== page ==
Its finances in crisis, Egypt’s government is promising a major round of economic reforms, its most ambitious in 12 years. Unfortunately, this time around the economic environment is nowhere near as friendly as it was during the reforms of 2004. It will not be an easy ride.
In the past few months, the government has replaced a 10 per cent sales tax with a 13 per cent valued-added tax, raised water and electricity prices and increased the tax on tobacco and alcohol, among other measures. Rumoured to be in the pipeline are further increases in the price of diesel and petrol, a new real estate tax and a tax on capital gains. And of course there is the widely anticipated currency devaluation, likely to be steep.
Egypt plans to submit a request a US$12 billion loan package to the IMF’s executive board in the coming weeks. The central bank governor and the finance minister are now in Washington attending its October 7-9 annual meeting.
Egypt’s financial problems today are very similar to those that confronted the government of Ahmed Nazif when it came to power in June 2004: a high budget deficit and a current account deficit brought on by an overvalued currency. Almost immediately after taking the reins of power, Mr Nazif’s government slashed tariffs and income taxes, and a few months later it floated the pound.
But unlike now, Mr Nazif’s government was blessed at the time with particularly favourable economic conditions, albeit some with remarkable parallels to what is happening now.
As with today, tourism had been devastated by terrorist attacks and unrest elsewhere in the Middle East. But unlike today, tourism revenue in 2004 was already recovering – in fact surging by double digits each year.
The massacre of 60 tourists in Luxor in November 1997 and the outbreak of the second Palestinian intifada in 2000 had caused tourism to plunge. But helped by a weaker pound and a massive push to build new hotels in Sinai and along the Red Sea coast, revenue climbed from $3.42bn in 2002-03 to $10.49bn in 2007-08.
The current round of reforms, to the contrary, is taking place at a time when tourism revenue, at $3.8bn in 2015-16, has collapsed to its lowest in at least 14 years, the result of five years of political instability at home, civil wars elsewhere in the Arab world and last year’s downing of a Russian plane over Sinai. Perhaps the most optimistic thing that can be said is tourism has fallen so low it can probably only improve.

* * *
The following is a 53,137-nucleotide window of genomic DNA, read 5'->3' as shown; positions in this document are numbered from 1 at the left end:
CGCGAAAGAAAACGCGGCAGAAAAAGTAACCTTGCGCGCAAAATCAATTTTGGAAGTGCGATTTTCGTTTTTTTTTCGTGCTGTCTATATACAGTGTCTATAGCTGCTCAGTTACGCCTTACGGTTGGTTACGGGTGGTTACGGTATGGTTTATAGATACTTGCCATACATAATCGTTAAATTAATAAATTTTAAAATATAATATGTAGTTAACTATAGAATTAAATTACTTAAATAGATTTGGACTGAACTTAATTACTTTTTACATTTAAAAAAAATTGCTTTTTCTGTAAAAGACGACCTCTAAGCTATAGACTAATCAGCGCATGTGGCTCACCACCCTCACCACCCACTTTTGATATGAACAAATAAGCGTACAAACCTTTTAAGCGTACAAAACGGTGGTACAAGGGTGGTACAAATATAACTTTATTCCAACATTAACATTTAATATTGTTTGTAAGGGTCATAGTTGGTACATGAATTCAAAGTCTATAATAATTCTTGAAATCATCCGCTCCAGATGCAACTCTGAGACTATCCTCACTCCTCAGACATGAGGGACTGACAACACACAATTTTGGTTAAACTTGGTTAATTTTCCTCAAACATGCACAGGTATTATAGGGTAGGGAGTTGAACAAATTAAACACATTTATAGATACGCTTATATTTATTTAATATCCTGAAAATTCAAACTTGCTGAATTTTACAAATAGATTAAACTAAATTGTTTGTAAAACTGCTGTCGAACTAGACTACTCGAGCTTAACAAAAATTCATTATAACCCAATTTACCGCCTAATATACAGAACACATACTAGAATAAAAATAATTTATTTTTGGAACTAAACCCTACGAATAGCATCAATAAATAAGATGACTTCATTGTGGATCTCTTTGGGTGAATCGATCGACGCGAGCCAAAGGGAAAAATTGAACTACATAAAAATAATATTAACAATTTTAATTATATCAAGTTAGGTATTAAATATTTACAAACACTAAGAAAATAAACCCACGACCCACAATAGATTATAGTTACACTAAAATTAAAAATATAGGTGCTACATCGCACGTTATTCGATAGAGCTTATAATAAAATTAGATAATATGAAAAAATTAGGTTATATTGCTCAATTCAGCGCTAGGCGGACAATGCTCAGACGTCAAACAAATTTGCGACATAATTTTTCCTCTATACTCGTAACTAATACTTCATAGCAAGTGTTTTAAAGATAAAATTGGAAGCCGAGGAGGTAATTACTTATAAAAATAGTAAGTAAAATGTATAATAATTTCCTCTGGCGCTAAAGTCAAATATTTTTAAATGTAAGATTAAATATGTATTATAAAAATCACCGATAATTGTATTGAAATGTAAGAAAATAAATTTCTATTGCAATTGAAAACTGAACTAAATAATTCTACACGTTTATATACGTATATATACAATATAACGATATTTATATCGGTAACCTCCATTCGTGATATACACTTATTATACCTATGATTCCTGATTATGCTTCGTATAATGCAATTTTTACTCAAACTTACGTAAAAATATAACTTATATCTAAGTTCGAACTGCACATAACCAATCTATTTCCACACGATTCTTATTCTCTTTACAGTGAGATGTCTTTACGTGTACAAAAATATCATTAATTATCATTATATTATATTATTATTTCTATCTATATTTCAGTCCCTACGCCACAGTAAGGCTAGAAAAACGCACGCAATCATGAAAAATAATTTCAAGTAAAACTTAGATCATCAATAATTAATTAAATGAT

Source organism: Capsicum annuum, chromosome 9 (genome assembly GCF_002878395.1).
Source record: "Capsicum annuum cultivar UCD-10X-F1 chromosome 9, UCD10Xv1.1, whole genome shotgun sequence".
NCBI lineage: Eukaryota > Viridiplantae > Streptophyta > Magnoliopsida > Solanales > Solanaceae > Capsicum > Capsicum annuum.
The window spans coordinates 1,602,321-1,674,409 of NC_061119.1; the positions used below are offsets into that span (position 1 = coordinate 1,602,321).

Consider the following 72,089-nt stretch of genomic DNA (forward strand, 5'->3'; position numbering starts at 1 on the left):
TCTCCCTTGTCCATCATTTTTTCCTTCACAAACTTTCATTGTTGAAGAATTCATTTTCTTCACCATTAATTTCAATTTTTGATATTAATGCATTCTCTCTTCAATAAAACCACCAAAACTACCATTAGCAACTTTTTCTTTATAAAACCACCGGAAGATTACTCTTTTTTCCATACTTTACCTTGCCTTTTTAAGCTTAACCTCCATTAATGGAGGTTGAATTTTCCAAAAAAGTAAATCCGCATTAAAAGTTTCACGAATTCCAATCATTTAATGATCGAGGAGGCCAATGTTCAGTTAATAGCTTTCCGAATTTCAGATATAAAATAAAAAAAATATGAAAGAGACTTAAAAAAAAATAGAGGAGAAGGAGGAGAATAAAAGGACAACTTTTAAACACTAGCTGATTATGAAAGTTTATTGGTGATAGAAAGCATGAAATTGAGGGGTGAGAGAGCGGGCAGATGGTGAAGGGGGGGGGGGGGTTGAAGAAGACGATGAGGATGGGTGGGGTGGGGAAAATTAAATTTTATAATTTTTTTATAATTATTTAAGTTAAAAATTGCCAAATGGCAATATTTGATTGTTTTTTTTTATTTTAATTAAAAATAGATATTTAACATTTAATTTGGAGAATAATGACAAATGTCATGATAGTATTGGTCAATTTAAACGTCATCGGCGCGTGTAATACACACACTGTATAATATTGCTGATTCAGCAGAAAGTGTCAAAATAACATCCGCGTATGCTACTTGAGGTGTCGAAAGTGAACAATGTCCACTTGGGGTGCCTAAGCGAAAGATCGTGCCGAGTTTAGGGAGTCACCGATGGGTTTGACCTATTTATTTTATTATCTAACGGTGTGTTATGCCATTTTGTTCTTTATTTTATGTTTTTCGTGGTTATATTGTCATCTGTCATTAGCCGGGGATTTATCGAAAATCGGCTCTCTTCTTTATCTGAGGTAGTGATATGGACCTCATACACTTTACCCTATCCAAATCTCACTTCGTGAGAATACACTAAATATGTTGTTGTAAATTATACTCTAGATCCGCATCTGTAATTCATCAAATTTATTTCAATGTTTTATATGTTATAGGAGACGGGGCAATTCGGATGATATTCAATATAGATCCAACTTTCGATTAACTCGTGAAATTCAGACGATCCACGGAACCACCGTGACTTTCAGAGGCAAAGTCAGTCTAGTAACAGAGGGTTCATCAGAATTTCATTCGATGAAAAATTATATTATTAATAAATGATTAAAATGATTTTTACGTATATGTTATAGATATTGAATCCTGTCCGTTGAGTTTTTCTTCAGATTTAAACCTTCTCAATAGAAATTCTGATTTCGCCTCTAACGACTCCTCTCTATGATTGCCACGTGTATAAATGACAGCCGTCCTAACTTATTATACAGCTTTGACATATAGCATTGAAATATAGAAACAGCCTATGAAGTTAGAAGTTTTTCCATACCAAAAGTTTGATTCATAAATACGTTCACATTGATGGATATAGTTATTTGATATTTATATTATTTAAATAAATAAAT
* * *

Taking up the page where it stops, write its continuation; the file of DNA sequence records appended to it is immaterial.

The 2004 reforms likewise began while Egypt was on the cusp of natural gas boom. The country had just discovered world-class natural gas reserves off its Mediterranean coast and was building two giant liquefaction plants to export part of the bonanza. A plant at Damietta delivered its first liquefied gas shipment in December 2004 and a plant at Idku delivered its first in May 2005. Egypt’s net exports of petroleum products surged as a result, rising from $1.8bn in 2004-05 to $5.1bn in 2006-07.
But by 2011, Egypt had become a net importer of petroleum products for the first time in a decade. In the financial year that ended in June, it imported a net $3.62bn, a major burden for a government planning reforms.
Still, much as in 2004, Egypt is now on the verge of a natural gas boom, but one that won’t really get going for at least a year or two. BP expects its giant West Nile Delta project, which sits on about 5 trillion cubic feet of gas, to begin producing next year, with production eventually reaching 1.2 billion cubic feet a day (cfd), or 30 per cent of all Egypt’s current output.
Italy’s Eni plans to start delivering gas from the super giant Zohr field in deep waters north of Port Said by the end of next year, with production rising to as much as 2.7 billion cfd in 2019. With 30 trillion cubic feet, Zohr is the Mediterranean’s biggest gasfield.
Suez Canal revenues, which were roaring ahead in 2004, are now stagnant. They nearly tripled to $5.16bn in 2007-08 from $1.2bn in 2001-02.
The one major bright spot is remittances from workers abroad, which, like in 2004, are booming. Barely $3bn in 2003-04, they were $19.3bn in 2014-15, although that number slipped by 17 per cent during 2015-16, mainly because workers were transferring their funds through the black market to take advantage of its massive premium over the central bank’s artificial bank rate.
Patrick Werr has worked as a financial writer in Egypt for 26 years.
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